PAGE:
Thursday, October 25, 2007

Legacy System Phenomenen

As mentioned in my earlier blog, the software engineering skills we've learned assumes a green-field project where we starts on a clean sheet of paper. In this case, we can apply a number of practices to build a solid foundation for future evolution and maintenance.
  1. Test Driven Development will force you to document the external behavior of your system in terms of Unit Test
  2. Enforce a coding standard and use a tool to enforce that
  3. Make sure the code is regularly reviewed to ensure readability and modularity
In reality, less than 2% project are under this situation. Mostly likely, we are dealing with a piece of software that is not built on this foundation. In many cases, even the projects starts from a good foundation, it will deteriorate over time because of schedule pressure, lack of engineering skills, people turnover ... etc.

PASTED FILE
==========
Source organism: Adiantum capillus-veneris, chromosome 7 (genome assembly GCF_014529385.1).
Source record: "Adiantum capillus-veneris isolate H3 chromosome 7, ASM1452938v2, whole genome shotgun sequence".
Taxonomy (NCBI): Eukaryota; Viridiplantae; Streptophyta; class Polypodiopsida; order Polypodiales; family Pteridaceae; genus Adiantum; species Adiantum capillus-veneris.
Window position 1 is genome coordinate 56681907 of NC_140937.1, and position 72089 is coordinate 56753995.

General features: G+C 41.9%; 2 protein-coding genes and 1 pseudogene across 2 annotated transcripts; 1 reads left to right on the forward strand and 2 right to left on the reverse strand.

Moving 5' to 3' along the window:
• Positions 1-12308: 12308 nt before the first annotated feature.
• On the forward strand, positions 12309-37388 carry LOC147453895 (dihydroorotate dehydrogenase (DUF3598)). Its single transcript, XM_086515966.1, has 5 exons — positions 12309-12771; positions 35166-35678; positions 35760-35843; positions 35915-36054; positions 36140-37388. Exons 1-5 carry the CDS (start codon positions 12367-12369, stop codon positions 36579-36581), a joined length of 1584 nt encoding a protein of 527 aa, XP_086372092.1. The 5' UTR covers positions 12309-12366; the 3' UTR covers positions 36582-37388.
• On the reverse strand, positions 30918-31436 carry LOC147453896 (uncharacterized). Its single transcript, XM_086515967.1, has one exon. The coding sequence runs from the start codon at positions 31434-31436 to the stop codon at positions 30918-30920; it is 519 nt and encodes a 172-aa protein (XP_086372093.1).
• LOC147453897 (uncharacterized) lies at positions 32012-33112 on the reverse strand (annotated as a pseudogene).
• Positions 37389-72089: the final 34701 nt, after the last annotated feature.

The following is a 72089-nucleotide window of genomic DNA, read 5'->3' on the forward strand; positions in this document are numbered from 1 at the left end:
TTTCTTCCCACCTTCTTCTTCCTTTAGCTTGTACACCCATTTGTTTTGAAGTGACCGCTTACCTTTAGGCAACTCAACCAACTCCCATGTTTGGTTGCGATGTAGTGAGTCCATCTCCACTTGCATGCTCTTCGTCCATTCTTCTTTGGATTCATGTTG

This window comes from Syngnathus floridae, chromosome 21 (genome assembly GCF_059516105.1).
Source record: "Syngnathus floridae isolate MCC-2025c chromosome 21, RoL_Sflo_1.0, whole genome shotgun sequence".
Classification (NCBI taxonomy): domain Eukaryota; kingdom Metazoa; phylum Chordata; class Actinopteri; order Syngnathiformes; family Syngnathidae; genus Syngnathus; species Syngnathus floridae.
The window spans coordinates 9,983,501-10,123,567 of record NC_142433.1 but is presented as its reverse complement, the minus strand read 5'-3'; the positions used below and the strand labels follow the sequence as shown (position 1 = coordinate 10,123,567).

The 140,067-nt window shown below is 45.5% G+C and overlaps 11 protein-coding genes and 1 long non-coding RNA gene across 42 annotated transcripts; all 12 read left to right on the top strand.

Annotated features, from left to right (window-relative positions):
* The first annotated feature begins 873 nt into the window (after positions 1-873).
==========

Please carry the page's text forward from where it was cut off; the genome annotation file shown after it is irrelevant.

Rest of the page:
How can one support such a legacy system ? By support, I mean the following ...
  • Fix bugs when it occurs
  • Tune performance when loading increases
  • Add features when new requirement arrives
In order to do the these things effectively, we need to first "understand" the legacy code and then "refactor" it. "Understanding" is about how to quickly establish an insight of the inner workings of the legacy code without making any modifications that may accidentally change its external behavior and causes bugs. "Refactoring" is about how to improve the understandability of legacy code by making modification to the code without changing its external behavior.

In later blogs, I will share my techniques of how to understand a piece of code written by someone else and also how to refactor it safely.

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